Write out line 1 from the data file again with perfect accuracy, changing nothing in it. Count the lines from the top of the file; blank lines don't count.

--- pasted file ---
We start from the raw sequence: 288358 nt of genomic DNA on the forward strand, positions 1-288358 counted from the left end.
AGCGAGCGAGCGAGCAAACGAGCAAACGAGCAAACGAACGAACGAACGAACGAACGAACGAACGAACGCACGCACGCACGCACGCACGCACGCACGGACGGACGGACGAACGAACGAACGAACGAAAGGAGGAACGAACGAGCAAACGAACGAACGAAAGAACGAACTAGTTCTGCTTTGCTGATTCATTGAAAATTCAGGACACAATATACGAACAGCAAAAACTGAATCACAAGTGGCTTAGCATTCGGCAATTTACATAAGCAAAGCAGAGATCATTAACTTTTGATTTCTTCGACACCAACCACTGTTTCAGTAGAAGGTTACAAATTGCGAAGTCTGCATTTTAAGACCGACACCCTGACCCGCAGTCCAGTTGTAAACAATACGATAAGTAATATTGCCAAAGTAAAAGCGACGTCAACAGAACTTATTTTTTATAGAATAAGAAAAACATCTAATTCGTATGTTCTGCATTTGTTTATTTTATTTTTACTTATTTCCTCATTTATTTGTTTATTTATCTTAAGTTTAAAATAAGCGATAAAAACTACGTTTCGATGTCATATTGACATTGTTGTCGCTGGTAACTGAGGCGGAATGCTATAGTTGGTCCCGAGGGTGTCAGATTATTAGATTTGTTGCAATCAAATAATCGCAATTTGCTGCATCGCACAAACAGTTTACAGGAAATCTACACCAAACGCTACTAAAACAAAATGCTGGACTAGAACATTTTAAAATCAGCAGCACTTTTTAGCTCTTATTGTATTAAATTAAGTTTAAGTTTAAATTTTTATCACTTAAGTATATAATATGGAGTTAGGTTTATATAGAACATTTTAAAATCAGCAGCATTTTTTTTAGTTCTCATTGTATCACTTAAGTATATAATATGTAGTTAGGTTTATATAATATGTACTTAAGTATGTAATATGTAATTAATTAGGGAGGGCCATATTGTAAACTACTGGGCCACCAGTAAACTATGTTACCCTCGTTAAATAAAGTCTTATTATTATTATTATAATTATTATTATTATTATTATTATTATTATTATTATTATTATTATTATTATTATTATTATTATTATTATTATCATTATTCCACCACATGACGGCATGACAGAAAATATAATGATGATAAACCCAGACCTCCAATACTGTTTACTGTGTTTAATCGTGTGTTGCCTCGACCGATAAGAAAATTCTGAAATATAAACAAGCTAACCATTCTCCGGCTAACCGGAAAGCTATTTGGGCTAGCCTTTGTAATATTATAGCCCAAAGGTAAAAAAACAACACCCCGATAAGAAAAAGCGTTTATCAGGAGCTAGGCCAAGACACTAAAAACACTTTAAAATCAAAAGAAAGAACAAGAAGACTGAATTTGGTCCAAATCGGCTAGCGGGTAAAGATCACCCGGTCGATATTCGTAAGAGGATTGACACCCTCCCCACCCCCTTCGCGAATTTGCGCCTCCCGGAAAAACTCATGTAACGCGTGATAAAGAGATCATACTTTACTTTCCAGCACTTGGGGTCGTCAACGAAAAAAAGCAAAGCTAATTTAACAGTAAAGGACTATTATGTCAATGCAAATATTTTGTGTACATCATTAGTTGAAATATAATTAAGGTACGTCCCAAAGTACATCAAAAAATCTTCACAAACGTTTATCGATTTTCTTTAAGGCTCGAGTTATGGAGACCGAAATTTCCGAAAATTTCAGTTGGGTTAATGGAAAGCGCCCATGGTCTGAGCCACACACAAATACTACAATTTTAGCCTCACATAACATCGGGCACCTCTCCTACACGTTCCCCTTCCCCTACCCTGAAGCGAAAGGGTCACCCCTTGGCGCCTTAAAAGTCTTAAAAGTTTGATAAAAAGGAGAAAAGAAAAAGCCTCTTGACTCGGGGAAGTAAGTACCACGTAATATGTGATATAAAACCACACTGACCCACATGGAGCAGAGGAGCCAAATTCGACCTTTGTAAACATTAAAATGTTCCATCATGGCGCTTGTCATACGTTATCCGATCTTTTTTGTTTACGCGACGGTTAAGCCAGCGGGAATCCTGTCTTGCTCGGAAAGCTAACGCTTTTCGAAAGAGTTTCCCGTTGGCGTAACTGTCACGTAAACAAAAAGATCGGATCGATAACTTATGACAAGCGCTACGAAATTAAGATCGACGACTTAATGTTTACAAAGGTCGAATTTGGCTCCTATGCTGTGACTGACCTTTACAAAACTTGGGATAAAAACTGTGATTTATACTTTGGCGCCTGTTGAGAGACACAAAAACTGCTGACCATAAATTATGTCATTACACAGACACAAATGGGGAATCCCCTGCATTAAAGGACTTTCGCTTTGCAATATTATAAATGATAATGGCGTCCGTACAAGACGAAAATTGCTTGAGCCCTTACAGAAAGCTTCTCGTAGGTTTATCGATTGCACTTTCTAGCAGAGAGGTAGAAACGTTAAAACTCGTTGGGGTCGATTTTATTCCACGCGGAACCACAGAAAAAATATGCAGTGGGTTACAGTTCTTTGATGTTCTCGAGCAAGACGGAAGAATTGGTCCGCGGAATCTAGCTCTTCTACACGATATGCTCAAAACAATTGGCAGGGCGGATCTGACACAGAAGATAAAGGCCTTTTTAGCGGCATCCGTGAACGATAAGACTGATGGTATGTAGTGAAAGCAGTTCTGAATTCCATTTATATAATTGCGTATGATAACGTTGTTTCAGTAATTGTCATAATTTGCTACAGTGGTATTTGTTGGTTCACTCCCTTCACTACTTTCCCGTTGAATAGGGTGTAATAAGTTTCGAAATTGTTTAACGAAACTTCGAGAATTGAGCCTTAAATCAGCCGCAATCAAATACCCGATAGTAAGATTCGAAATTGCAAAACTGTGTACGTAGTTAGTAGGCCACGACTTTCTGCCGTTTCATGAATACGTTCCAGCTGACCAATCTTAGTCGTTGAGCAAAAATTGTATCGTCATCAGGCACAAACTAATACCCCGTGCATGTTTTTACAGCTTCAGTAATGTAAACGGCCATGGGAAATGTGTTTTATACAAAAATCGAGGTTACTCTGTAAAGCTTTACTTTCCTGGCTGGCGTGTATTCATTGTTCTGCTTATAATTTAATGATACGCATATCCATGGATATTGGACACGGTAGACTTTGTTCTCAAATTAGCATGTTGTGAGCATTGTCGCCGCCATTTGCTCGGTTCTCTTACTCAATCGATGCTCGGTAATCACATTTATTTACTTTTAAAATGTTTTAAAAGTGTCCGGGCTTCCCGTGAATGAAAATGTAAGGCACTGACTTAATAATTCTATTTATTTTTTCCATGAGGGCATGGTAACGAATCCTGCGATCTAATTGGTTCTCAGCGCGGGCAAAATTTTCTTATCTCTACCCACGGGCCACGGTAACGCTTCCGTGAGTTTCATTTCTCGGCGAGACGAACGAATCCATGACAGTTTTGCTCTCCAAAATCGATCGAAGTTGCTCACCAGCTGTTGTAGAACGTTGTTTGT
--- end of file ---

We start from the raw sequence: 288358 nt of genomic DNA on the forward strand, positions 1-288358 counted from the left end.